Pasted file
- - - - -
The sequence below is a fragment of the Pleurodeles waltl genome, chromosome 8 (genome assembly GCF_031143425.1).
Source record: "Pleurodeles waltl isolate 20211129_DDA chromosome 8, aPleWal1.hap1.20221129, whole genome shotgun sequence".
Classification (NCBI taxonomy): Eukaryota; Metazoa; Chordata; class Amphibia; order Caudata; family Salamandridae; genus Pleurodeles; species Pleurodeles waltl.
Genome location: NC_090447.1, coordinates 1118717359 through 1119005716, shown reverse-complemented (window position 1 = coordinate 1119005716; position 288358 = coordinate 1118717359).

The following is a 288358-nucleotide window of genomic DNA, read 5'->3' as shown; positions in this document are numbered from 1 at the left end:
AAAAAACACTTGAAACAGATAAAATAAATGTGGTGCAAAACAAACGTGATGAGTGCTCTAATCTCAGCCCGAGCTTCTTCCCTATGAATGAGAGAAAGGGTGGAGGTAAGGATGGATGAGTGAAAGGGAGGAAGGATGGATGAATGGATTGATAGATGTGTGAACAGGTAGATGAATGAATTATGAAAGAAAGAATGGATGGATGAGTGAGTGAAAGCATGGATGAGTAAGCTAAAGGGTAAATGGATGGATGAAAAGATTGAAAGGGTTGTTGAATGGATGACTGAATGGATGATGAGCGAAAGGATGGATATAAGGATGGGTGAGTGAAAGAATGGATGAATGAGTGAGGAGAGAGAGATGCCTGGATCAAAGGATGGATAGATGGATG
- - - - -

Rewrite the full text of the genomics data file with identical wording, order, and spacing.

The sequence below is a fragment of the Pleurodeles waltl genome, chromosome 8 (genome assembly GCF_031143425.1).
Source record: "Pleurodeles waltl isolate 20211129_DDA chromosome 8, aPleWal1.hap1.20221129, whole genome shotgun sequence".
Classification (NCBI taxonomy): Eukaryota; Metazoa; Chordata; class Amphibia; order Caudata; family Salamandridae; genus Pleurodeles; species Pleurodeles waltl.
Genome location: NC_090447.1, coordinates 1118717359 through 1119005716, shown reverse-complemented (window position 1 = coordinate 1119005716; position 288358 = coordinate 1118717359).

The following is a 288358-nucleotide window of genomic DNA, read 5'->3' as shown; positions in this document are numbered from 1 at the left end:
AAAAAACACTTGAAACAGATAAAATAAATGTGGTGCAAAACAAACGTGATGAGTGCTCTAATCTCAGCCCGAGCTTCTTCCCTATGAATGAGAGAAAGGGTGGAGGTAAGGATGGATGAGTGAAAGGGAGGAAGGATGGATGAATGGATTGATAGATGTGTGAACAGGTAGATGAATGAATTATGAAAGAAAGAATGGATGGATGAGTGAGTGAAAGCATGGATGAGTAAGCTAAAGGGTAAATGGATGGATGAAAAGATTGAAAGGGTTGTTGAATGGATGACTGAATGGATGATGAGCGAAAGGATGGATATAAGGATGGGTGAGTGAAAGAATGGATGAATGAGTGAGGAGAGAGAGATGCCTGGATCAAAGGATGGATAGATGGATG